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Last updated: 1 December 2021
Date:Friday 6 November 1987
Type:Boeing 767
Operator:Air Canada
Registration: registration unknown
First flight:
Crew:Fatalities: 0 / Occupants: 2
Passengers:Fatalities: 0 / Occupants: 1
Total:Fatalities: 0 / Occupants: 3
Aircraft damage: None
Location:San Francisco International Airport, CA (SFO) (   United States of America)
Phase: Standing (STD)
Nature:International Scheduled Passenger
Departure airport:San Francisco International Airport, CA (SFO/KSFO), United States of America
Destination airport:Toronto-Pearson International Airport, ON (YYZ/CYYZ), Canada
A would-be hijacker was awaiting processing in the international passenger arrival area of San Francisco International Airport when he suddenly abandoned his luggage and exited through a fire exit door onto the a operations area. He forced a ramp employee off a baggage tug and attempted to flee, but was unable to restart the engine. He abandoned the tug and ran up the outside stairs of a jetway servicing Air Canada Flight 756, a Boeing 767 scheduled for a flight to Toronto. He entered the aircraft and confronted the captain and first officer in the cockpit. He grabbed the plane's fire axe and brandished it at the captain while the first officer departed the aircraft. There were no passengers onboard. During subsequent negotiations with law enforcement officials, he variously demanded to be flown to London and Ireland and made other demands before he surrendered to negotiators. There were no injuries. He was charged with air piracy but was subsequently found mentally incompetent to stand trial.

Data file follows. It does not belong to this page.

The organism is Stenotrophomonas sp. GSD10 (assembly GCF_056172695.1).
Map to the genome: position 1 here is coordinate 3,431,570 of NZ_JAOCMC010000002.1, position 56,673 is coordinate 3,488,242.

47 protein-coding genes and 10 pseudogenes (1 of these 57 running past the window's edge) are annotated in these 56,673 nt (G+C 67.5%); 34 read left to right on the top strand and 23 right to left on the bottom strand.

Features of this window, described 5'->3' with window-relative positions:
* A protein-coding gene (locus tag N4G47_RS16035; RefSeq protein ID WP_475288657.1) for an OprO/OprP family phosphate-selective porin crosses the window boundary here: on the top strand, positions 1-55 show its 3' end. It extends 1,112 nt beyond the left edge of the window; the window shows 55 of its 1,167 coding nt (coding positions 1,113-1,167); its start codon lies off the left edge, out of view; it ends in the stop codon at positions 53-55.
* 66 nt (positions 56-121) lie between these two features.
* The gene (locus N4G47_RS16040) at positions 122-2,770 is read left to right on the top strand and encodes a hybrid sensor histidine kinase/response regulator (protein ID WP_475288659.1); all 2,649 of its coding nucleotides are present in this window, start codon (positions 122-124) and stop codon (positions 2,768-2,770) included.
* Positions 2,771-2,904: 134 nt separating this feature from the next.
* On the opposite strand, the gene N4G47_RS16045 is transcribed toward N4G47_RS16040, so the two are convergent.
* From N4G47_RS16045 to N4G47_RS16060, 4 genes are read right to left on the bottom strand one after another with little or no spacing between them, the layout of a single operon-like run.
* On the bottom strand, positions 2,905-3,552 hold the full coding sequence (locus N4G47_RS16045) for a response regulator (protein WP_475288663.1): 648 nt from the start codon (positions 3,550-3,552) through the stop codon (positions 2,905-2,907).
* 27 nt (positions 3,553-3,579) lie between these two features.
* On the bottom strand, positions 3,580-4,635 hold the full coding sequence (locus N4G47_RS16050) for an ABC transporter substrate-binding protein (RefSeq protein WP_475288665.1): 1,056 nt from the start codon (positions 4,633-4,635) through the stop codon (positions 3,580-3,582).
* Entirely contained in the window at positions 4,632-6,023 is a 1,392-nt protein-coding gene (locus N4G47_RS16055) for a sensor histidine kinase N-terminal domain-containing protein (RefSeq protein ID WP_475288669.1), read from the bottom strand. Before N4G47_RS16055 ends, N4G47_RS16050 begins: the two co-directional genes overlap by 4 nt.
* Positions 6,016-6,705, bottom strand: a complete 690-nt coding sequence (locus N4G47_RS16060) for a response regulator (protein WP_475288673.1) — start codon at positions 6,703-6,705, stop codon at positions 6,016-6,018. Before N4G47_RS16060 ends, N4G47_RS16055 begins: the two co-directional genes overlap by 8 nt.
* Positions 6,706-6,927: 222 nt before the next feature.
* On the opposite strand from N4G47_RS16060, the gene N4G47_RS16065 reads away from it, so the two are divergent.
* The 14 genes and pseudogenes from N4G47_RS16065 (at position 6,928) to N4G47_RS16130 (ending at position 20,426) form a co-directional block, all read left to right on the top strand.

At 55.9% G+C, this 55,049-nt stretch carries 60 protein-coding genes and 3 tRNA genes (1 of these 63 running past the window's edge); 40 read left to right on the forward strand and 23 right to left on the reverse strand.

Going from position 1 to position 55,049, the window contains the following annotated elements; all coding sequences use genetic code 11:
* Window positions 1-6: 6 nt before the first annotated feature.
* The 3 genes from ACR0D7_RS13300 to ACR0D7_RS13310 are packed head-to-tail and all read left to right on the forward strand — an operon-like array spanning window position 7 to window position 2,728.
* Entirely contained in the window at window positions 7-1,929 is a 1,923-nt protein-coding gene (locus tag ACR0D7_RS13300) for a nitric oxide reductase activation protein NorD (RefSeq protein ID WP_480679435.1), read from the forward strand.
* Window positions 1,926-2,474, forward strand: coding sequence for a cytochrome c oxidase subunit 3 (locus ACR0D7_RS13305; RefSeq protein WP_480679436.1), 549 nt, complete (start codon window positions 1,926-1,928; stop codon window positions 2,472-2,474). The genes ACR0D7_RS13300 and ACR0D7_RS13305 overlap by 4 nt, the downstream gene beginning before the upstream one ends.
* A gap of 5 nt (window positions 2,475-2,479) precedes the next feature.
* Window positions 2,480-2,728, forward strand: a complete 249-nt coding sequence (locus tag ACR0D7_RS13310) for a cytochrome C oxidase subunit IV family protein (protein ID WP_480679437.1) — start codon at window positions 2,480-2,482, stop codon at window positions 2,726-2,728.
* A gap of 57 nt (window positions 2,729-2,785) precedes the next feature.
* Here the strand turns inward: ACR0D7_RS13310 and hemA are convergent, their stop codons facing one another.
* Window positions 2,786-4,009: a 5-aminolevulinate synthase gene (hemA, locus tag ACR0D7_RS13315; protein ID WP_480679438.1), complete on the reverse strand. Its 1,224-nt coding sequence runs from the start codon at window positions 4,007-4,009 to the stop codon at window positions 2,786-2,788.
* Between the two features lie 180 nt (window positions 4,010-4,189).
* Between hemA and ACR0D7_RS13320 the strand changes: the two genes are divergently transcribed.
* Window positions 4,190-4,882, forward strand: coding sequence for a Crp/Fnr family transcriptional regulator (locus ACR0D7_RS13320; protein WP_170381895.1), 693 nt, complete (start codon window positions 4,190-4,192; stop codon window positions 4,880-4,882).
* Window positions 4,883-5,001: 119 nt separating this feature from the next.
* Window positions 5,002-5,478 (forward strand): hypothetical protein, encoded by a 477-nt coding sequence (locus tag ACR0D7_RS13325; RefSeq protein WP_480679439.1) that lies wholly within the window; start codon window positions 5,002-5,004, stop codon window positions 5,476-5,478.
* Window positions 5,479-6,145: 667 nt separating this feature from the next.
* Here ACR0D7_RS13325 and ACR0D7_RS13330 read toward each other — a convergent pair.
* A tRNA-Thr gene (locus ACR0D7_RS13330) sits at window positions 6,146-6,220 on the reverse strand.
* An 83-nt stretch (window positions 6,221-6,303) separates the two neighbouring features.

» Criminal Acts Against Civil Aviation 1987 / U.S. Department of Transport, FAA, Office of Civil Aviation Security


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This map shows the airport of departure and the intended destination of the flight. The line between the airports does not display the exact flight path.
Distance from San Francisco International Airport, CA to Toronto-Pearson International Airport, ON as the crow flies is 3603 km (2252 miles).

This information is not presented as the Flight Safety Foundation or the Aviation Safety Network’s opinion as to the cause of the accident. It is preliminary and is based on the facts as they are known at this time.
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